Intense Statements/Discussion About Safety
By Josh Resnek
Nearly two hours of heated and at time passionate debate, and a succession of gut wrenching statements from parents of Everett High School students delivered during the public speaking session before the meeting produced profound interactions between School Committee members, police officials, the school superintendent and the public.
The issue: the safety protocols in force and what is being proposed and in the pipeline to tamp down violence which has been plaguing the high school.
Secondarily, a great deal of time was spent detailing the response of all Everett public officials and school administrators to the lock down of the high school necessitated by a call indicating there might be someone carrying a gun and planning to use it inside the school.
Police Chief Steve Mazzie told the School committee he believed the right call had been made and the right thing had been done by nearly everyone involved during the incident.
He said no one was arrested. No weapons were found. The situation was resolved successfully without any students being injured.
That lockdown and the resulting angst it caused, was evident throughout the long debate about what was done, what should be done and what can be done to stop a situation like that from happening again.
Four parents of Everett High School students recalled their fears and terror after learning of the lockdown. They all complained about feeling helpless and of being left out of the loop when they believed their children’s lives were apparently being threatened.
To a person, their presentations were honest and moving.
“No matter what we do, it is going to happen again,” School Committeewoman Samantha Lambert told her colleagues.
Her colleague School Committeewoman Millie Cardello agreed.
“It is a new world out there. We all have to work together to make sure we all know what’s going on,” she said.
School Committeeman Michael McLaughlin attempted to blame Superintendent Priya Tahiliani for her conduct. He claimed she wasn’t on the job. He was harshly corrected by the superintendent and by School Committee chair Jeannie Cristiano, who informed her colleagues that Tahiliani had followed the protocol all the way – and had been in touch with her from the very beginning of the situation until its resolution.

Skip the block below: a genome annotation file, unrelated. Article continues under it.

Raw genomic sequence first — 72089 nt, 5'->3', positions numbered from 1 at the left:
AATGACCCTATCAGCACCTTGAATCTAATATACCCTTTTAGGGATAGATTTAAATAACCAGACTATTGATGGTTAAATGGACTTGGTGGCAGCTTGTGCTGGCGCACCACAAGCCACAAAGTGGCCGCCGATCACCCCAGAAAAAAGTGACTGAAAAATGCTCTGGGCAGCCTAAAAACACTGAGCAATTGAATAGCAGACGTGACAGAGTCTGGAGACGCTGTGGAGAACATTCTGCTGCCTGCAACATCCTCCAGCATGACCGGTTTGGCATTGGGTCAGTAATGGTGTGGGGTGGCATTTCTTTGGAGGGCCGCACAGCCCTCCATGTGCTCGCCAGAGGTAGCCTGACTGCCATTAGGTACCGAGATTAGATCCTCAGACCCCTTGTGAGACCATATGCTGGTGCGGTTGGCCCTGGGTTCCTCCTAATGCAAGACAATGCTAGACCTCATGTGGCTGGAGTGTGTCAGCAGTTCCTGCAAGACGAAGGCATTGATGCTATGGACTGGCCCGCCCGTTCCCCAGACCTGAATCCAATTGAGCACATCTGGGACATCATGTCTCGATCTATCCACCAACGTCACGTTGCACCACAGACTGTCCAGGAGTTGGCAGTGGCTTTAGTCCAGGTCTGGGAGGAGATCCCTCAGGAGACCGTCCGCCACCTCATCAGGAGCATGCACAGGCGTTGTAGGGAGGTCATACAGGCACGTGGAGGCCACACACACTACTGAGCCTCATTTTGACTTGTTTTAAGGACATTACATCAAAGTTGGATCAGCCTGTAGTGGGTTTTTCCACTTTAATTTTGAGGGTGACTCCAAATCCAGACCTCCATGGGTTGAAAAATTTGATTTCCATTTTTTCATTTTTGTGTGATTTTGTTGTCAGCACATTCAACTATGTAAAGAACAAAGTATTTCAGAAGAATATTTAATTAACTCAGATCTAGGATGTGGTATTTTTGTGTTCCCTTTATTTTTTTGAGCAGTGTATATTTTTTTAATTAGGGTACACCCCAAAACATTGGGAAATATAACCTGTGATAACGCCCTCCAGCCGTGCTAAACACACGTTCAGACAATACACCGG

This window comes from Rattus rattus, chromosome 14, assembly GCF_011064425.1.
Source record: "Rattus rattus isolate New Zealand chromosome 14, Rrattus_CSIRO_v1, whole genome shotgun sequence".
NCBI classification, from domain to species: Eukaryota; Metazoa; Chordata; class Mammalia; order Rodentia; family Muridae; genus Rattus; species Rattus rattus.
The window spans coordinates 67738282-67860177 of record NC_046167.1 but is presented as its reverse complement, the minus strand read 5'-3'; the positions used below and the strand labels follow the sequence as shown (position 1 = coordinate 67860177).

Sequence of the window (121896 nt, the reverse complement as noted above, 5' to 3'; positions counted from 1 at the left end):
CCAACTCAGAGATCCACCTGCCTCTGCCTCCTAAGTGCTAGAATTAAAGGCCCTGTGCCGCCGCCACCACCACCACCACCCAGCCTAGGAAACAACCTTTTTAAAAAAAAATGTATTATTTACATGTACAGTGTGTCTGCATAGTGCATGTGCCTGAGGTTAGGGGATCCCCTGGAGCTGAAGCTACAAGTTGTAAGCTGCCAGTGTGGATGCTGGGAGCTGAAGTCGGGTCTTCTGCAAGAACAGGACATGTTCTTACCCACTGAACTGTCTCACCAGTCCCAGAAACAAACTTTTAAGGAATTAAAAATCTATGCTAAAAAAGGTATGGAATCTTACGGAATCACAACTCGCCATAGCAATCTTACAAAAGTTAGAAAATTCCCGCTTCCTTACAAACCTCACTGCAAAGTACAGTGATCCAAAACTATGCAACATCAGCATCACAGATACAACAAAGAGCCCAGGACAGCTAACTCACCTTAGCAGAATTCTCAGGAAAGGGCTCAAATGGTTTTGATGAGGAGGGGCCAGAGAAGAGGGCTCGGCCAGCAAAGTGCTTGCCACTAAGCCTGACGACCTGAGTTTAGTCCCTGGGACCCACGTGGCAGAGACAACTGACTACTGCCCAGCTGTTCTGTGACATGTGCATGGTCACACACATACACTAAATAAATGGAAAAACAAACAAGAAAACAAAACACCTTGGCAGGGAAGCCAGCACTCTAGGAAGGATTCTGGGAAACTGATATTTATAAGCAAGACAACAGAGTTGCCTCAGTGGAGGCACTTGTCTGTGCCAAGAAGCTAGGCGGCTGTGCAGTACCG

McLaughlin ignored the pleas of the parents who pointed a finger at him and all his colleagues on the school committee when they commented: “Not one of you was there. None of you understand.”
At one point during his attempted denunciation of Tahiliani, McLaughlin’s chief role for the mayor – who missed his second meeting in a row (the mayor is on vacation) – he suggested more troops on the ground are needed in the effort to reduce violence.
McLaughlin made sense with that suggestion.
This was in stark contrast to McLaughlin asking for a hiring freeze just two weeks ago, and the removal of the superintendent as secretary of the school committee and other alleged retaliations sought by the mayor against the superintendent in his apparent desire to force her from her position.
Locked doors that are left open, doors that are unmanned where students are entering, students who do not belong at the school entering the school and nearly all the student body wearing hoodies and failing to wear their identity badges makes keeping control and order extremely difficult to impossible.
Several school committee members wanted to know if arrests were made following altercation.
Mclaughlin suggested hiring 7 truant officers – an archaic idea doomed to failure according to those who he addressed.
The police pointed out that order is kept through knowledge not with force, arrests, or punitive or otherwise Draconian responses.
The police who work the high school beat believe coming to know the student body and the student body coming to know the police is key to maintaining order.
“This is how we learn of situations. We gain nothing by arresting kids,” said one of the high school police officers.
Tahiliani rolled out a full power point security plan indicating the wide variety of efforts being made to meet the needs of safety.
However, it was the echoes of the brilliant plaintive pleas made by parents of EHS students during the open speaking session that stood out.